The Stigmatization of HIV

When Samson Njolomole came to campus last Monday, April 7, he spoke to a crowd of about 100 students interested in his work as the External Relations Manager of Partners in Health in Neno, Malawi. Njolomole began his speech with the revelation that he was HIV positive. The audience, of course, responded with respect; yet, in his home in Malawi, this may not always be the case. Rather than compassion, many HIV positive individuals are shown contempt and possibly even shunned by their community. There is a prevailing societal view that their condition is their own fault, indicative of some kind of deviant behavior. Thus, their healthcare and treatment are not prioritized. This attitude brings to mind the words of Paul Farmer: “The idea that some lives matter less is the root of all that’s wrong with the world.”

Njolomole spoke of his personal experience through his diagnosis, and how he grew very ill, so much that his own mother couldn’t recognize his voice on the phone. He spoke of being coldly dismissed from his job because he was too sick to work efficiently. He told the crowd about how when his father finally suggested he get tested, Njolomole had the same reaction as many of the others: shock and embarrassment. “Not me.” These are the emotions that stop people from getting screened and even treated. They know the way society will receive them and this stigma only induces more severe health consequences.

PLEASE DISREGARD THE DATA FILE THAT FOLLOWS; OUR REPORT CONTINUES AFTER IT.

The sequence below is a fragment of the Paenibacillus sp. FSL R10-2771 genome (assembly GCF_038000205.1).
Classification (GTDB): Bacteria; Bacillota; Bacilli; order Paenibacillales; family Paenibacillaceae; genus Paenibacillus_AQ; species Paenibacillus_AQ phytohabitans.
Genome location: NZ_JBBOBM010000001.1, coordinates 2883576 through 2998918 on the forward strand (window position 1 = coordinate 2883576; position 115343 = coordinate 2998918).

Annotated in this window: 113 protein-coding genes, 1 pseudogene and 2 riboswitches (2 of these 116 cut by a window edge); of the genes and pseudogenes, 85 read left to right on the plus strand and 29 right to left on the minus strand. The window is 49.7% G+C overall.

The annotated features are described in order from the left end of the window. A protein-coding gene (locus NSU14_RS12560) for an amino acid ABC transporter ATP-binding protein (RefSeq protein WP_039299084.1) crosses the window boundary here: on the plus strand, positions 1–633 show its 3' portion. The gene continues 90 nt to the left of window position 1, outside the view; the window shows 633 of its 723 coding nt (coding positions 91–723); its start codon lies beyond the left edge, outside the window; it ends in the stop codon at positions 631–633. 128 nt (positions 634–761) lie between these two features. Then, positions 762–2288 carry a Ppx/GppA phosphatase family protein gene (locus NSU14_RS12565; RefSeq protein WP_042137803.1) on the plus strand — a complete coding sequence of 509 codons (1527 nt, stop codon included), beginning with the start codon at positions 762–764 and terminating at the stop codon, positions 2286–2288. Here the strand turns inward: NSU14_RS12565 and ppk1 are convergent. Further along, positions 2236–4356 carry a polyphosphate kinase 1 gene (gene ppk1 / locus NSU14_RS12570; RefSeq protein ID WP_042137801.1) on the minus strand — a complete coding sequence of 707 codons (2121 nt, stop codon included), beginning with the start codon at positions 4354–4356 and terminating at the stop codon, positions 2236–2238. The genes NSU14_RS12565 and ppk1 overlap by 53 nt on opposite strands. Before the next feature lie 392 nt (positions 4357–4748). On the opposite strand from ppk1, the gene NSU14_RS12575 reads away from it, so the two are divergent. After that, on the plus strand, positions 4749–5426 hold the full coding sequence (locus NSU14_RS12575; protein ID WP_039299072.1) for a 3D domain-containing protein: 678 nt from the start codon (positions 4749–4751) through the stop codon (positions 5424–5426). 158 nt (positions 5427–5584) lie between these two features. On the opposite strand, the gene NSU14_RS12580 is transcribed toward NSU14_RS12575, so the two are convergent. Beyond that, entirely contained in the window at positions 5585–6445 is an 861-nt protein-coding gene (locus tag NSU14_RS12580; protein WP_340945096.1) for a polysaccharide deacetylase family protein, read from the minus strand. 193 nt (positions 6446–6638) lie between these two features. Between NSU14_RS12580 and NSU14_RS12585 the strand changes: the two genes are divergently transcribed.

Along with his own story, Njolomole shared some of the instances of stigma he had observed. He spoke of seeing a sick man being brought to the hospital, and how observers on the street were plugging their noses and complaining that he smelled bad. Unfazed by this man’s misery, these people were bothered by his stench. To bystanders, this ill man was not a pained human, but simply an irritating and unpleasant scent. Njolomole, a dynamic speaker naturally, became increasingly passionate and even angry – rightfully so – as he described the degrading treatment he has both experienced and observed.

When expressing his outlook on life, Njolomole described a man with a pinch in his shoe. He walks a little funny because of it, and people laugh. They don’t ask why he is limping, what causes his behavior. Njolomole sees this as the problem; too often people discriminate against those living in terrible circumstances, rather than listening, empathizing, and trying to lift them up. But through his work with PIH, he has seen improvements. The organization has constructed a hospital in Neno, and another in Lisungwi. PIH also provides support to eleven community health centers throughout the district. Prevention and treatment of HIV are two of many health initiatives taken on by the centers. They’ve even gone a step further by developing a community outreach program for HIV positive individuals, which provides education and a sense of community for them. We must hope that through projects like these, and with the guidance of strong and intelligent individuals like Njolomole, the HIV stigma will begin to subside.

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